Civil liberties groups and some lawmakers assailed Trump's order as a sign of the militarization of local police, arguing that the equipment encourages and escalates violent confrontations with officers.

"Tensions between law enforcement and communities remain high, yet the president and the attorney general are giving the police military-grade weaponry instead of practical, effective ways to protect and serve everyone," said Kanya Bennett, legislative counsel for the American Civil Liberties Union.

Republican Sen. Rand Paul of Kentucky called the plan a dangerous expansion of government power that would "subsidize militarization."

South Carolina Congressman Mark Sanford echoed Paul’s criticisms, saying the program "incentivizes the militarization of local police departments.”

Sanford also criticized the program’s fiscal responsibility, calling it a step back for taxpayers, and saying he’d like to see the free giveaway replaced by an auction where proceeds were returned to the federal government.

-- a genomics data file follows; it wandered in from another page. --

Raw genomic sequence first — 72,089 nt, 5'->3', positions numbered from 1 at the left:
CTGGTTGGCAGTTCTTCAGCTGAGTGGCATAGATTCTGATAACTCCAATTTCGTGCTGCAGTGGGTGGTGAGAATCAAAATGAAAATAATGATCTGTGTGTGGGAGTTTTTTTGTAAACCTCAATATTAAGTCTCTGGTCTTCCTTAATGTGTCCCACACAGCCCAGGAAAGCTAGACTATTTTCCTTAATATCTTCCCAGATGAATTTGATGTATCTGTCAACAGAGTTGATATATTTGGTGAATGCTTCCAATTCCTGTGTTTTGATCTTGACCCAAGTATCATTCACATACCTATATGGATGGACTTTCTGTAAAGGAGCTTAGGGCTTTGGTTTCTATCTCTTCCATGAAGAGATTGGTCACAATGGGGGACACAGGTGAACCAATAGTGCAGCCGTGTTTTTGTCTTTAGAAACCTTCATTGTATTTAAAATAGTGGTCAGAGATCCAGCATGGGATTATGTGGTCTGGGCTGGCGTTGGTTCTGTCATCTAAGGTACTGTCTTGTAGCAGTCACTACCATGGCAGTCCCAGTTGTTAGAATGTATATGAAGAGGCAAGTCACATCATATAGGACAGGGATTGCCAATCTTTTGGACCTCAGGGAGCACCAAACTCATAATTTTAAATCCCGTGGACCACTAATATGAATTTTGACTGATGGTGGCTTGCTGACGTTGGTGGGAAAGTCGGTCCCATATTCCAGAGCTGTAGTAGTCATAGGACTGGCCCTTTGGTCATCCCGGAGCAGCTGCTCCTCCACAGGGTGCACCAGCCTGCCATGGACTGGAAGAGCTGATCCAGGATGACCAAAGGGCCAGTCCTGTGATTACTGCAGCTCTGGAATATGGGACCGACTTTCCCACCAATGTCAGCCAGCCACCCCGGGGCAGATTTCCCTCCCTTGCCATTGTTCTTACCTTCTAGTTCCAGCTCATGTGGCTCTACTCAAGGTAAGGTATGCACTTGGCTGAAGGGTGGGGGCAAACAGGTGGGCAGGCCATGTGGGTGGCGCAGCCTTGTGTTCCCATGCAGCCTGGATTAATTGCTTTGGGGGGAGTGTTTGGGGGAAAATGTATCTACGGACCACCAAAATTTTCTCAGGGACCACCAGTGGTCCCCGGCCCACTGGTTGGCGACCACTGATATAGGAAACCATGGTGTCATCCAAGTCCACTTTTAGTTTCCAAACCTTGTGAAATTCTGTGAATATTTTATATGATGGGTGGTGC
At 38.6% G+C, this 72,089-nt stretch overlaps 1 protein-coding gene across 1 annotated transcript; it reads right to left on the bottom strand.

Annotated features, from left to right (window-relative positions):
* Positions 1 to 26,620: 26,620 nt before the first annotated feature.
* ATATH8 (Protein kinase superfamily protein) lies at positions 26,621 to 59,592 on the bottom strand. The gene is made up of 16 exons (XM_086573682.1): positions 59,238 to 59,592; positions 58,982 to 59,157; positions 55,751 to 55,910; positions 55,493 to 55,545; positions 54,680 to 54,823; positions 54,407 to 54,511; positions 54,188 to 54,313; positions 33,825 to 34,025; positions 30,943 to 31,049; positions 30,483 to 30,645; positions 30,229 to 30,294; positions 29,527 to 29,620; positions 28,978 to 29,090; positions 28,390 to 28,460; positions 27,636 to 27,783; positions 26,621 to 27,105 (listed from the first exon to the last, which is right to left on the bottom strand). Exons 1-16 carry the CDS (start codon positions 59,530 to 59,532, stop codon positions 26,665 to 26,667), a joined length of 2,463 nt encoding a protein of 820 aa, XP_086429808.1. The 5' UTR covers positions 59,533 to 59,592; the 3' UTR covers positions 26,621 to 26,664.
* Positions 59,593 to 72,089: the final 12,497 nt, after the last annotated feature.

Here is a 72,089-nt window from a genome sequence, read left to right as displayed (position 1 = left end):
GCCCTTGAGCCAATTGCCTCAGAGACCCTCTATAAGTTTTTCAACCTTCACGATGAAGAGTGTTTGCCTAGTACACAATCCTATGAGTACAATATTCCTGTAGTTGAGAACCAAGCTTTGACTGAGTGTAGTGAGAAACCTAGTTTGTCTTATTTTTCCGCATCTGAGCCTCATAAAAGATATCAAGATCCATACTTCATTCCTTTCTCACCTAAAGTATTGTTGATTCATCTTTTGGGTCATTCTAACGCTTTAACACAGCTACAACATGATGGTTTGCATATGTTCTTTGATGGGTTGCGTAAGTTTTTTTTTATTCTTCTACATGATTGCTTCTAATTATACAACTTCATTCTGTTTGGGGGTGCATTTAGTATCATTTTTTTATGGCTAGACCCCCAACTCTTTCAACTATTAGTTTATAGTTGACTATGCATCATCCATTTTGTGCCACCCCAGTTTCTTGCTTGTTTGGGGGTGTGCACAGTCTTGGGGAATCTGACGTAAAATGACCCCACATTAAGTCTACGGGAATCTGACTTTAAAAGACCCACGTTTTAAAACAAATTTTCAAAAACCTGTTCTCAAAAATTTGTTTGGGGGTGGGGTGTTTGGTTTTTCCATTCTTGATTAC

“Since the Defense Department started its 1033 program in 1997, over $5 billion of surplus military property has been transferred to police departments across the country free of charge,” Sanford said in a prepared statement.

“Police departments should certainly have what they need to accomplish their work on a day-to-day basis, but I think there are obvious flaws in trying to do this through the 1033 program. With nearly $20 trillion in debt, I don’t think that the federal government can afford to give away anything for free.”

Sanford claims he saw the program abused during his time as South Carolina’s governor.

“I will never forget the impression made when I walked into a small county sheriff's office and was told the sheriff was out taking helicopter lessons, so he could use one of the seven helicopters his office had gotten for ‘free,’” Sanford said.

But in Newberry County, Sheriff Lee Foster said his department wouldn't be able to afford equipment like night-vision goggles or ballistic helmets on its own without the surplus program. His deputies wouldn't need body armor or riot shields daily, he said, but the items could save their lives in a rapidly unfolding situation.

"I don't know of any police officer that would roam around with a Kevlar helmet on his head during routine situations," Foster said. "The right to have access to this stuff doesn't mean you've militarized your agency."